[2015 Session] Incentivize Individuals with Certain Nonviolent State Jail Felony Offenses to Complete Probation

Policy Background:

Texas’ state jail system, created in 1993, was originally intended to divert individuals with nonviolent offenses from crowded prisons and provide them rehabilitative assistance. However, individuals sentenced to state jail facilities have extremely limited access to treatment and programming options, and typically have no post-release supervision.[1]  As a result, state jail releasees have the highest rates of re-arrest and re-incarceration among returning populations.

Texas policy-makers should permit a judge – with the consent of the district attorney – to reduce a person’s state jail felony offense to a Class A misdemeanor after he or she successfully completes all probation supervision and treatment requirements, provided the offense was not violent or sexually based. This would better incentivize a probation term (which costs 31 times less per day than a state jail term), for significant cost savings and longer-term recidivism reductions, while keeping critical safeguards in place.

Key Facts:

  • 30.7% of individuals released from a state jail in FY 2011 (measured through FY 2013) were re-incarcerated. By way of comparison, an average 15% of individuals on felony direct supervision (probation) were revoked from FY 2009 to FY 2014.[2]
  • As of August 2014, there were nearly 11,000 individuals on hand in a state jail facility, 87% of whom were incarcerated for a nonviolent property or drug offense.[3]
  • Incarcerating one person in state jail costs taxpayers $47.30 per day.[4] Incarcerating all 11,000 individuals costs $520,300 per day, or nearly $190 million annually.
  • Probation is far less expensive than incarceration, costing the state only $1.63 per person per day.[5] And it is often more effective at addressing addiction and mental illness than incarceration: individuals on probation frequently have more access to drug treatment and mental health services than those incarcerated, and treatment programming results in lower levels of re-offending than strict incarceration.[6]
  • Probation conditions, which vary by judge and offense, typically require regular reporting to a probation officer, fee payments throughout the course of the probation term, full payment of court costs and fees, community service, meeting all mandated class or program obligations (e.g., class or program attendance, drug testing, etc.), school or employment attendance, abiding by restrictive conditions (e.g., curfews, drug and alcohol abstinence, avoidance of negatively influential peers or locations), and remaining law-abiding during the course of the probation term; depending on the offense, probation conditions may also require victim restitution. It is incumbent upon each probationer to ensure all conditions are met, making this a highly rigorous and regulated period under supervision.

Relevant Bill:

  • Bill Number: HB 333 (Longoria)
    Bill Caption: Relating to certain procedures for defendants who successfully complete a period of state jail felony community supervision.
    TCJE Materials: Fact Sheet | Testimony
    Hearing Notice: House Criminal Jurisprudence Committee, Notice of Public Hearing on March 18, 2015
    Archived Hearing Video: House Criminal Jurisprudence Committee, 03/18/15 Video [TCJE testimony begins at 05:39:47]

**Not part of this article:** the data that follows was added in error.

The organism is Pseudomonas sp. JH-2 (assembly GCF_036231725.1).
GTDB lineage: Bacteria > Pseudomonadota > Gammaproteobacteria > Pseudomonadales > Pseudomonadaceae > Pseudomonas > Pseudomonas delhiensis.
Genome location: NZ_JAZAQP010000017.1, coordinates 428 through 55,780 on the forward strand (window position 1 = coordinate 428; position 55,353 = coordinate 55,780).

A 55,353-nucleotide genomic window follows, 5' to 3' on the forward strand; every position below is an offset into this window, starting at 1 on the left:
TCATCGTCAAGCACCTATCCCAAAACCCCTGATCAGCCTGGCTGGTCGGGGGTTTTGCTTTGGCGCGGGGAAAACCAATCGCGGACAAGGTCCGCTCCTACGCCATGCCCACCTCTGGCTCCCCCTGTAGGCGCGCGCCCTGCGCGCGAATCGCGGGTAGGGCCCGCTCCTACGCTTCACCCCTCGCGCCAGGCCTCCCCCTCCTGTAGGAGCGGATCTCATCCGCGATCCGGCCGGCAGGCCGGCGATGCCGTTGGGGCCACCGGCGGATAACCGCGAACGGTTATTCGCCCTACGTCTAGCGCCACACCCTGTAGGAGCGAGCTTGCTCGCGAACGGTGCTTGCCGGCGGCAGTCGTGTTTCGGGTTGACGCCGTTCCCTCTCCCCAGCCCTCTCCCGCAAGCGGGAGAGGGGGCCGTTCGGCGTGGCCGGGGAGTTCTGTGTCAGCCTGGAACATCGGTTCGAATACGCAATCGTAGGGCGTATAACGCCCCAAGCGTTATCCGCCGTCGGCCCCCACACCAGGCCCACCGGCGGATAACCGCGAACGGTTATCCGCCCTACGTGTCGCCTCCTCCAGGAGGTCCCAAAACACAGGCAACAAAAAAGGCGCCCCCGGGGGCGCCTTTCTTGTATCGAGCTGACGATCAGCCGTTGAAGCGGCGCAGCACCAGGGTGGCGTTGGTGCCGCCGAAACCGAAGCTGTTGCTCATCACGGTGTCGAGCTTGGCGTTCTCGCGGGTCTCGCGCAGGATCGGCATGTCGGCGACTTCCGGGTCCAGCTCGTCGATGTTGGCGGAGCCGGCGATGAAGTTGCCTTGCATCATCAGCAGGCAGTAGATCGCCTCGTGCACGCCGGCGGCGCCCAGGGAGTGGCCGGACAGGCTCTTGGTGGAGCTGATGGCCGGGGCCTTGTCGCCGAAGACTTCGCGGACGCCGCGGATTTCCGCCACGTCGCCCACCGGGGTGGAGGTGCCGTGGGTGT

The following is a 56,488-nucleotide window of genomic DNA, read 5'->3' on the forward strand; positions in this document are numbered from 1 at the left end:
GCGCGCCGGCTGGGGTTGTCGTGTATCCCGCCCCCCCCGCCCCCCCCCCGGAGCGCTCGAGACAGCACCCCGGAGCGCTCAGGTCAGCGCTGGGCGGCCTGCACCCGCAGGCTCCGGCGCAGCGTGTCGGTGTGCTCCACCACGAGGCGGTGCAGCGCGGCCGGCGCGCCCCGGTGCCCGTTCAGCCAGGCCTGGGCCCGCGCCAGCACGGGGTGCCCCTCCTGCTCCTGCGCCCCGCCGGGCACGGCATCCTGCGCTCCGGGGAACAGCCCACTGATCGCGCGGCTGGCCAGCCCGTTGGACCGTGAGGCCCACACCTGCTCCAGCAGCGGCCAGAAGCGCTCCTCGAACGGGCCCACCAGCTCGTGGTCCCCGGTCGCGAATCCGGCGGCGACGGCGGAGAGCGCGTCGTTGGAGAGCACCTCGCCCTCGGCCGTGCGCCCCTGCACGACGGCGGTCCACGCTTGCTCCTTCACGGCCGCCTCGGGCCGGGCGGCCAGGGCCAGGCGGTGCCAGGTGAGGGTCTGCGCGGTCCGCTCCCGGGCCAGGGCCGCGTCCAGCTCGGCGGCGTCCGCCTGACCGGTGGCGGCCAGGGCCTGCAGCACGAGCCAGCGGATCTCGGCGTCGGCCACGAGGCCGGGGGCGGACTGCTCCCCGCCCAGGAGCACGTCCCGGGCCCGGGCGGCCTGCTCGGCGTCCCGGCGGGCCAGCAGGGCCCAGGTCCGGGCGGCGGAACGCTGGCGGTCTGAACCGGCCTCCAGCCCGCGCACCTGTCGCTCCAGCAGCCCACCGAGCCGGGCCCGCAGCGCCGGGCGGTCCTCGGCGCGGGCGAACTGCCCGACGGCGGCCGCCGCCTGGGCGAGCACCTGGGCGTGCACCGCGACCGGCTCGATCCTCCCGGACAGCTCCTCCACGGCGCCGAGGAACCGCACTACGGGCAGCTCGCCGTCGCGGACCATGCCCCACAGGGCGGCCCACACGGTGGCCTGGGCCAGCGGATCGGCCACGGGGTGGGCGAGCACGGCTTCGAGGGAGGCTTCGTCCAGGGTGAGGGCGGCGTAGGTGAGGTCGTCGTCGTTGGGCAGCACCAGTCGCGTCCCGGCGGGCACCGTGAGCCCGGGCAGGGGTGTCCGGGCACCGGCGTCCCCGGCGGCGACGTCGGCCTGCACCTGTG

Outside Publications:

  • House Committee on Criminal Jurisprudence, Interim Report to the 84th Legislature [January 2015]

    See Charge 7: Examine the utilization of community supervision in state jail felonies and the effectiveness of the state jail in light of its original purpose. (pages 47-51)

[1] Texas Department of Criminal Justice (TDCJ), Statistical Report: Fiscal Year (FY) 2014, p. 34; http://www.tdcj.state.tx.us/documents/Statistical_Report_FY2014.pdf. Of 22,192 total releases from state jails in FY 2014, 81 people (0.4%) were released to community supervision.

[2] Legislative Budget Board, Statewide Criminal and Juvenile Justice Recidivism and Revocation Rates, February 2015, pp. 3, 7, 8, 16; http://www.lbb.state.tx.us/Documents/Publications/Policy_Report/1450_CJ_Statewide_Recidivism.pdf

[3] TDCJ, Statistical Report: FY 2014, p. 1.

[4] Legislative Budget Board, Criminal and Juvenile Justice Uniform Cost Report: Fiscal Years 2013 and 2014, Submitted to the 84th Legislature, February 2015, p. 4; http://www.lbb.state.tx.us/Documents/Publications/Policy_Report/1440_Criminal_Juvenile_Justice_Uniform_Cost_Report.pdf. State-operated state jail facilities spent $47.30 per day in FY 2014 to house individuals, while privately operated state jail facilities spent $30.99 per day in 2014. There are 15 state-operated and 4 privately operated state jail facilities. The numbers above reflect the cost for state-operated facilities.

[5] Ibid, p. 6.

[6] U.S. Department of Health and Human Services, Substance Abuse and Mental Health Services Association, Center for Substance Abuse Treatment, The National Treatment Improvement Evaluation Study: NTIES Highlights, 1997; http://www.ncjrs.gov/nties97/index.htm. Also see: Dustin Johnson, Ph.D., “Community Corrections Facility Outcome Study of FY 2008 Discharges: Texas Department of Criminal Justice-Community Justice Assistance Division: Research and Evaluation,” May 2011, pp. 13, 23 (individuals completing residential programs have significantly lower two-year arrest rates and incarceration rates than those who do not complete their program).